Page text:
Posts Tagged ‘Dan Graham’

Spotlight: Chicago Artist Writers

Dan Graham, Pavilion/Sculpture for Argonne (detail), 1982; Photograph by the writer, 2015

This summer, Daily Serving is shining a light on some of the commendable arts publications that we regularly read, and this week we’re spending some time with Chicago Artist Writers. In “The Geese at Argonne: On Dan Graham’s Pavilion/Sculpture for Argonne,” artist and writer Yuri Stone discusses a road trip to visit a forgotten Dan Graham sculpture on the campus of the Argonne National Laboratory outside of[…..]

Breaking News: Turning the Lens on Mass Media at the Getty Center

Catherine Opie. Terry Schiavo and Pope John Paul from the series Close to Home, 2004–2005; dye diffusion prints; 15 1/2 x 14 in. Courtesy of the Artist and Regen Projects, Los Angeles.

Journalism is experiencing a crisis of confidence as of late, with long-running mainstream sources being labeled “fake news,” while extremist propaganda mills are hailed as harbingers of the truth. Although this specific quandary may be unprecedented, the concept that the news should be viewed with a healthy skepticism—considering from where and whom it comes—is nothing new. People living under regimes that lack a free press[…..]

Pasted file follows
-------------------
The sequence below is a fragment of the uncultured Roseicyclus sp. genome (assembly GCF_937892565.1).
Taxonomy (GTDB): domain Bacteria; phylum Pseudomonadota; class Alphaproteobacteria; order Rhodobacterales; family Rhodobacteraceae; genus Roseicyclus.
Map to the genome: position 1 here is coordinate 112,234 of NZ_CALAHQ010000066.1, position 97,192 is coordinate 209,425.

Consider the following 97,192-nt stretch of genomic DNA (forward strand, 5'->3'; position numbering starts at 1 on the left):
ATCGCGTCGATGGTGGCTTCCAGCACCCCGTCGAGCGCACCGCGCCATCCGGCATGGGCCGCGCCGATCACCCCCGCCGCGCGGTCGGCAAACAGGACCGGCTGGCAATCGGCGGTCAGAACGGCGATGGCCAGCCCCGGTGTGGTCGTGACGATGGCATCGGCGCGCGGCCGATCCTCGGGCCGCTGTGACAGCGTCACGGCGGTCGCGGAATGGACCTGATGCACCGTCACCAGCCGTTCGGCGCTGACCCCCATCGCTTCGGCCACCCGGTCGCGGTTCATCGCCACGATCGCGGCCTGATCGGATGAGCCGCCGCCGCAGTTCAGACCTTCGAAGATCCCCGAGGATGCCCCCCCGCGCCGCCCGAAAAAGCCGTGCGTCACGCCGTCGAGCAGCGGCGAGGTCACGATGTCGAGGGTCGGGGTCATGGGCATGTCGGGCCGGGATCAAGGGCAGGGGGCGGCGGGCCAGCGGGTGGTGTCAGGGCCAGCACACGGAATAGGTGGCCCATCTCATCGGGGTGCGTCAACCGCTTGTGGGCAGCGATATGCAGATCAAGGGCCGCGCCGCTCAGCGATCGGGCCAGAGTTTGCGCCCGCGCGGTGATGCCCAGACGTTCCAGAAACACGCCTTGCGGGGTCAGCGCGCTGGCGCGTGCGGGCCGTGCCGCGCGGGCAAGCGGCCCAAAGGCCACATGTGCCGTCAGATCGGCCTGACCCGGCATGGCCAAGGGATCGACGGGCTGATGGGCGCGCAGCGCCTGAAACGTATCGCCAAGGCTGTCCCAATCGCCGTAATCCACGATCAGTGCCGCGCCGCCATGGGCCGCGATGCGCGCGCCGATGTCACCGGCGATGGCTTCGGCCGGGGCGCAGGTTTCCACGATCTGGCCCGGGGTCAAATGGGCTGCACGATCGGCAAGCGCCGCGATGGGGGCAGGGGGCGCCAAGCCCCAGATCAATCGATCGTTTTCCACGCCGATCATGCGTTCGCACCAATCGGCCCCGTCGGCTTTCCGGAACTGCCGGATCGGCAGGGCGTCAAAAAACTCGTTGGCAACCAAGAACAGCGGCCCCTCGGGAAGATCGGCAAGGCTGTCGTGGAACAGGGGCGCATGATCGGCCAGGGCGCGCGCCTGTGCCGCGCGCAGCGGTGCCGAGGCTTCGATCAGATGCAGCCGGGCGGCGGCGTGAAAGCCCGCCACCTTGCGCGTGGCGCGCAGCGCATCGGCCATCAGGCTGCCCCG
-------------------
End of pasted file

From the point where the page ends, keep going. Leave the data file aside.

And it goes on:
Art is Pretty Interesting, Isn’t It?

L.A. Expanded: Notes from the West Coast A weekly column by Catherine Wagley “It’s best to turn people on. The hippies were always talking about being turned on,” said artist Dan Graham, speaking on a panel at the Museum of Contemporary Art two years ago. Thurston Moore and Kim Gordon, his co-panelists, had been his downstairs neighbors before they became Sonic Youth. They’d introduced him[…..]

Joint Dialogue

L.A. Expanded: Notes from the West Coast A weekly column by Catherine Wagley “Becoming a human being isn’t just something you get with your birth,” novelist Zadie Smith told Bookworm’s Michael Silverblatt in 2006. “It’s an exercise and it takes your whole life.” Smith said this following the publication of On Beauty, her relentless opus in which 450 pages of identity-searching ends in disaster—slander, scandal[…..]